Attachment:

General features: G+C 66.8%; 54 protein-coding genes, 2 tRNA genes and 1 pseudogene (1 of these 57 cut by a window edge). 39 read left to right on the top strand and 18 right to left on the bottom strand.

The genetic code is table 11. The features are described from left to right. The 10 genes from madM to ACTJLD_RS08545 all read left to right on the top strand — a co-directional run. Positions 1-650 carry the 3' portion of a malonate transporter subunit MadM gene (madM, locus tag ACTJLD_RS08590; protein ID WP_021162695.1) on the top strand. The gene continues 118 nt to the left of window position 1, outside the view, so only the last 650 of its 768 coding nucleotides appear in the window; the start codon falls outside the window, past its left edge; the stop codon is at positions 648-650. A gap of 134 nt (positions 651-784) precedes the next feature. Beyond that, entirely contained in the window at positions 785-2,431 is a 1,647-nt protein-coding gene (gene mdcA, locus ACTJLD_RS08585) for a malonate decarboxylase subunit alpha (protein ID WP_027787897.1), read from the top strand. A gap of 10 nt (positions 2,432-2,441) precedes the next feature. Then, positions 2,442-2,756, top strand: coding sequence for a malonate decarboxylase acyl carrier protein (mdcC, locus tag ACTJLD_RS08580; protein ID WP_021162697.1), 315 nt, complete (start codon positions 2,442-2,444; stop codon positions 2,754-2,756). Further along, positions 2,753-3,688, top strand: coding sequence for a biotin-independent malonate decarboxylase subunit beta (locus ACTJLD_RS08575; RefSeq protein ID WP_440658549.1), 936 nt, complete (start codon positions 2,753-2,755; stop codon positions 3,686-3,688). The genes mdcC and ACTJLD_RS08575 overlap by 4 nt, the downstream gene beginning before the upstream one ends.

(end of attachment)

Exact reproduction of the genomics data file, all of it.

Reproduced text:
General features: G+C 66.8%; 54 protein-coding genes, 2 tRNA genes and 1 pseudogene (1 of these 57 cut by a window edge). 39 read left to right on the top strand and 18 right to left on the bottom strand.

The genetic code is table 11. The features are described from left to right. The 10 genes from madM to ACTJLD_RS08545 all read left to right on the top strand — a co-directional run. Positions 1-650 carry the 3' portion of a malonate transporter subunit MadM gene (madM, locus tag ACTJLD_RS08590; protein ID WP_021162695.1) on the top strand. The gene continues 118 nt to the left of window position 1, outside the view, so only the last 650 of its 768 coding nucleotides appear in the window; the start codon falls outside the window, past its left edge; the stop codon is at positions 648-650. A gap of 134 nt (positions 651-784) precedes the next feature. Beyond that, entirely contained in the window at positions 785-2,431 is a 1,647-nt protein-coding gene (gene mdcA, locus ACTJLD_RS08585) for a malonate decarboxylase subunit alpha (protein ID WP_027787897.1), read from the top strand. A gap of 10 nt (positions 2,432-2,441) precedes the next feature. Then, positions 2,442-2,756, top strand: coding sequence for a malonate decarboxylase acyl carrier protein (mdcC, locus tag ACTJLD_RS08580; protein ID WP_021162697.1), 315 nt, complete (start codon positions 2,442-2,444; stop codon positions 2,754-2,756). Further along, positions 2,753-3,688, top strand: coding sequence for a biotin-independent malonate decarboxylase subunit beta (locus ACTJLD_RS08575; RefSeq protein ID WP_440658549.1), 936 nt, complete (start codon positions 2,753-2,755; stop codon positions 3,686-3,688). The genes mdcC and ACTJLD_RS08575 overlap by 4 nt, the downstream gene beginning before the upstream one ends.